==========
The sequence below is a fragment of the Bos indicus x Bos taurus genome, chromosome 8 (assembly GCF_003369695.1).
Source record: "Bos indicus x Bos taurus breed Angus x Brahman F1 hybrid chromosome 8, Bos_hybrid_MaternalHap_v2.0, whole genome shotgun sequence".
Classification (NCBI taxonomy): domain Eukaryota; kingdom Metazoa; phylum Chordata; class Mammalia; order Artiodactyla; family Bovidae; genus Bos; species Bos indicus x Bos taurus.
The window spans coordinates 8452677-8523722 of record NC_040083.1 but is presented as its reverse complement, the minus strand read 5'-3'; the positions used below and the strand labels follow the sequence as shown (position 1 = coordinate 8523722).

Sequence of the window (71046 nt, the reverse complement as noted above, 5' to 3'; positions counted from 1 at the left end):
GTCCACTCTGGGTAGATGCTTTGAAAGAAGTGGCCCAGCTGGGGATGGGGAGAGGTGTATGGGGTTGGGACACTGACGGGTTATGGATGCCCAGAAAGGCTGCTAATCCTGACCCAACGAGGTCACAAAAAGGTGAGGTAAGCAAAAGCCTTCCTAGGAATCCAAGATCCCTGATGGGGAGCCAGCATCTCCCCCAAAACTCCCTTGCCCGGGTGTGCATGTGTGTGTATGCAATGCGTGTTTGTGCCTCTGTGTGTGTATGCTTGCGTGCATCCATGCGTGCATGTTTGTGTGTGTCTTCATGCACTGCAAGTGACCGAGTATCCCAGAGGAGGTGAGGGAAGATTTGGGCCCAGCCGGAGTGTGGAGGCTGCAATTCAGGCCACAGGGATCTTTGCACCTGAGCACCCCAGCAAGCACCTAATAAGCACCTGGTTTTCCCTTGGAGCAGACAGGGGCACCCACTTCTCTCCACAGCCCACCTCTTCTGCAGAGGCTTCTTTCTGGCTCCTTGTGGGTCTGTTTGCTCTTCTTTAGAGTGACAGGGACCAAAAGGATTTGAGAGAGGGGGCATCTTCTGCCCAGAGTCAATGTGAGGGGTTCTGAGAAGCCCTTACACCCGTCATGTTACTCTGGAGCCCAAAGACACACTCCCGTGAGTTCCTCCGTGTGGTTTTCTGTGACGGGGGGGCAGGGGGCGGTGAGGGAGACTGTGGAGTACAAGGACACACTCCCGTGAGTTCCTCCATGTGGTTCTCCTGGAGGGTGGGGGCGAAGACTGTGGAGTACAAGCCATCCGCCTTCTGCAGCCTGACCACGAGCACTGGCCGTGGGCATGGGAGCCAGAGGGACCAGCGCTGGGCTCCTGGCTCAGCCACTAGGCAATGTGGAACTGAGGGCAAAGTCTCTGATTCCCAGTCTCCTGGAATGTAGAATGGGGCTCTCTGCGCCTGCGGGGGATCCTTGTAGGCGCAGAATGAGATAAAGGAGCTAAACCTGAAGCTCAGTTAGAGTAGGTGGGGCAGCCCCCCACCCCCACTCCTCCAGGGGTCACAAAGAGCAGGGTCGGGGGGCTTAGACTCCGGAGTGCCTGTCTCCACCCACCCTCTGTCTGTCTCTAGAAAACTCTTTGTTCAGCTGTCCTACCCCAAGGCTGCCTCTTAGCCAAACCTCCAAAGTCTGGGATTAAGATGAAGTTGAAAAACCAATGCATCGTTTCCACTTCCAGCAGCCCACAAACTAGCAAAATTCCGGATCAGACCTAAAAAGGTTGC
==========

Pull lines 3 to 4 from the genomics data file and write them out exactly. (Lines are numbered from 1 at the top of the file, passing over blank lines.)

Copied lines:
Classification (NCBI taxonomy): domain Eukaryota; kingdom Metazoa; phylum Chordata; class Mammalia; order Artiodactyla; family Bovidae; genus Bos; species Bos indicus x Bos taurus.
The window spans coordinates 8452677-8523722 of record NC_040083.1 but is presented as its reverse complement, the minus strand read 5'-3'; the positions used below and the strand labels follow the sequence as shown (position 1 = coordinate 8523722).